This model standstill and tolling agreement, developed in response to the COVID-19 pandemic, is intended to be a template for businesses facing problems of performance under contracts, including payment or collection. It contains the basic elements that such an agreement should include, and so provides a balanced way for businesses to place a legal “freeze” on their commercial relationship while the economy stabilizes. It does not speak to all issues that contract parties might face, but is intended to be a starting point that parties can use efficiently, preferably in consultation with a lawyer. This model agreement is, needless to say, neither intended as nor a substitute for legal advice. All users are encouraged to retain counsel when possible.
In substance, the model agreement identifies “standstill issues” and stipulates a “standstill period” during which the party owed the salient performance agrees not to seek certain remedies, and the party owing the salient performance agrees that it will not undertake a range of non-ordinary course acts that may ultimately harm the other party. It contemplates that certain obligations, e.g., for partial payments or provision of some goods or services, may continue during the standstill period. It provides suggested remedies in the event that either party breaches. In a nod to practicality, the model agreement explicitly contemplates the possibility of traditional or electronic execution, and provides a mechanism for specifying the manner in which notice should be given by either party to the other—particularly helpful during periods of the COVID-19 pandemic in which many businesses have been closed or been conducted from remote locations rather than their usual locations.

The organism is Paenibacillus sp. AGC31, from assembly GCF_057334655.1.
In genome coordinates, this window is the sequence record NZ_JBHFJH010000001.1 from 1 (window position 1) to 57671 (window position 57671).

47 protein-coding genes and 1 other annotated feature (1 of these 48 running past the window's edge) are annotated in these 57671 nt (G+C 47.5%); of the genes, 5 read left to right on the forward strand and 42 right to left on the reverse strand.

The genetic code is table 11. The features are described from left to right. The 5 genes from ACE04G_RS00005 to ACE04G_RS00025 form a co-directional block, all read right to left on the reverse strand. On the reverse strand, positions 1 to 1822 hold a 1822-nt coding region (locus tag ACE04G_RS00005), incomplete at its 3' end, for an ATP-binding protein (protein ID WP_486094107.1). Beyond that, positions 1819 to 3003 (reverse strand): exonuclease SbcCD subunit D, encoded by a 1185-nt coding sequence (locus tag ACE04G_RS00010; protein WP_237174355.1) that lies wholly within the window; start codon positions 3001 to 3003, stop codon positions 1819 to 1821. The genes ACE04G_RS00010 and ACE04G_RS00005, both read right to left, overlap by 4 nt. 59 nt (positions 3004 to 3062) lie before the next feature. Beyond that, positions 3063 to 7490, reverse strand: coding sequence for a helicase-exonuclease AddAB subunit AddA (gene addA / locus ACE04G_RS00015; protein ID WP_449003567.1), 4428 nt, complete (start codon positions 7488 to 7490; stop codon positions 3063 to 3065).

For more detailed information on this tool, please see the article that accompanied its release: “Don’t Just Do Something—Stand There! A Modest Proposal for a Model Standstill/Tolling Agreement,” by Jonathan C. Lipson, Harold E. Kohn Professor of Law at Temple University-Beasley School of Law, and Norman M. Powell, partner in the Delaware law firm of Young Conaway Stargatt & Taylor, LLP.